For Mark Levinson, a particle physicist-turned-filmmaker, directing a feature-length documentary is like a scientific experiment. First, you sketch the story you'd like to tell. That’s your hypothesis. Then you shoot the footage. That's your data. Then, you process that footage in the editing room to see whether the story can be told and the hypothesis proved.
The scientists at CERN (the European Organization for Nuclear Research) followed a similar process while searching for the Higgs boson--the particle on which our entire understanding of the physical universe is based. The Higgs was hypothesized to exist in 1964, but it wasn't actually discovered until 2012, when the Large Hadron Collider (LHC) smashed two beams of light together, thereby recreating a version of the Big Bang.
This quest to get the LHC up and running--and hopefully find the Higgs-- is the subject of Levinson’s new movie, Particle Fever.
“In art and science we’re trying to represent the world around us,” says Levinson, who received a PhD in theoretical physics from UC Berkley before embarking on a decades-long career in movie post-production. “In physics, the language we use is math. But painters and musicians”--along with script writers and directors--“also represent the world in a way that moves you and gives you insight.”
Particle Fever follows a handful of theoretical and experimental physicists in the U.S. and CERN over six years. Just as the scientists responded to unexpected obstacles and breakthroughs in their experiment, Levinson was also forced to rethink the movie he’d set out to out make.
Originally, he intended the start of the LHC in 2008 to be the film's climax. Since the scientists had been working on the machine since the late '90s, he would build suspense through the question of whether the machine would even turn on. If it did “and if we were really lucky, there’d be a discovery,” he says. “But everyone said, we probably won’t discover the Higgs while filming.”
But immediately after the machine turned on for the first time, it broke. “My immediate reaction was, ‘Oh my god this is a disaster. What kind of film do I have if nothing even starts?’” In fact, he'd been handed a dramatic opportunity.
Instead of the climax, he would make the 2008 accident the start of the film. Then, while the machine was being fixed, he could shoot footage of the scientists who’d devoted their lives to finding the Higgs. He’d get the audience to feel the stakes for these characters. “Then there’d be even more drama when the LHC started up again,” he says.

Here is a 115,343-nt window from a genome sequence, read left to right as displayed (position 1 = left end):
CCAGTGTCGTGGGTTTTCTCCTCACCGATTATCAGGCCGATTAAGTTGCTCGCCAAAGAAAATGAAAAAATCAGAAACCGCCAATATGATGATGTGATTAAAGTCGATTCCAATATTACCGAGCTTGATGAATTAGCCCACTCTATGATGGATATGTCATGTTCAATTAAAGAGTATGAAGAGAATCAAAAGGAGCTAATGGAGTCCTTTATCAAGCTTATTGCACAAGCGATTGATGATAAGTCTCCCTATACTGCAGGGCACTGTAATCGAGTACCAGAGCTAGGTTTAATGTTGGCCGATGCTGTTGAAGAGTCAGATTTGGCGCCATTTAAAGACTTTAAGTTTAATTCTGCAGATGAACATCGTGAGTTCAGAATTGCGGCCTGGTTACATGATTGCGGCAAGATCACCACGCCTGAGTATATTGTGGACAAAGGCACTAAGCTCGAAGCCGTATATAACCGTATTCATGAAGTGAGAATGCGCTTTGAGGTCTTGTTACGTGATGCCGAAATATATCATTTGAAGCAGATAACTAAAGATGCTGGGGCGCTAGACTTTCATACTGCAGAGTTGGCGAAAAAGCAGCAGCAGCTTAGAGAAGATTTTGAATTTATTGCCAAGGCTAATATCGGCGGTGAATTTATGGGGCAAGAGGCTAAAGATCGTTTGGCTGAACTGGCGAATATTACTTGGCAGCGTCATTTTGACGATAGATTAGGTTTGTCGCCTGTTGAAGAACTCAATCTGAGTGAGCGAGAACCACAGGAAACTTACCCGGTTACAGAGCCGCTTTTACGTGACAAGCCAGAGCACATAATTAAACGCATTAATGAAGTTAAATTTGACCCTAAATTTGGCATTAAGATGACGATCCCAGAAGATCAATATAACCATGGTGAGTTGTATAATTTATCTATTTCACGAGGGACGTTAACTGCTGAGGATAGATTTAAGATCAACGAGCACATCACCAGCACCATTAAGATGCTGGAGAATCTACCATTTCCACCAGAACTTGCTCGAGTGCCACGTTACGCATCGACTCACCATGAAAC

"Most documentarians talk about their ‘subjects,’" says Levinson. "I thought of the people in the film as characters." Like the author of all great fiction, he was looking for ways to show the complexity, hopes, and flaws of his protagonists. An example of how Levinson accomplished this involves Nima Arkani-Hamed, a young theoretical physicist at Princeton. One day, Levinson was scouting locations on campus, when he stumbled upon a sculpture garden. The physicist looked disdainfully at what appeared to be an ugly pile of rocks. “Do you like that?” he asked Levinson.
“Something just clicked in my mind,” Levinson recalls. “Here’s this guy who deals with absolute abstraction, but abstract art totally threw him.”
When Levinson came back to shoot, he asked Arkani-Hamed to show the garden to physicist David Kaplan, the film’s producer. The resulting conversation showed the visceral anxiety that these scientists felt over what then seemed like a fruitless quest. It proved that all of this complicated science affected human beings on a very basic level. Levinson also used the sculpture garden footage as the basis for a series of animations to help explain the Higgs. But this was clearly secondary to what viewers learned about Arkani-Hamed and Kaplan as people.
Because of this character-first approach, the initial version of Particle Fever had almost no science in it whatsoever. “The typical way of doing things would have been to try and explain everything and then take out what we didn’t need," says Levinson. "Instead, our challenge was putting in just enough information, just in time for the audience to need it.” Levinson ran a series of test screenings and noted at what point audience members felt confused. Then he’d add in the science accordingly.
Even so, he agonized over balancing the physics with his characters. “They’re what humanize the story, but audiences always wanted to know what was happening with the LHC,” he says. Thus, Levinson was forced to cut some secondary plot lines--even the kind of dramatic material that documentarians crave, like competition between the scientists at CERN, a renegade experiment and two weddings.
He compensated for the excised drama with editing and called upon Walter Murch, an Academy Award-winning film editor and sound designer.
“In reality, the first collider beam in 2008 took place over many hours of time,” says Levinson. Murch, whose previous work includes The Godfather trilogy and Apocalypse Now, collapsed time, played up one of the machine's many false starts, and used music to bring the audience to a point of expectation. “Knowing just how many beats of anticipation are needed and then when to satisfy that anticipation is a function of Walter’s editing and music coming together,” says Levinson.
"We could have just let the camera run," he adds. "CERN had a camera running the whole time." But simply collecting data doesn't make great art, just like the mere existence of data does not prove a hypothesis. It's how you interpret the data that matters. “Knowing how to pull the drama"--the data--"out and create an emotion that’s symbolic of what actually happened," says Levinson. “That’s where the art is, really."
[Images courtesy of CERN, PF Productions]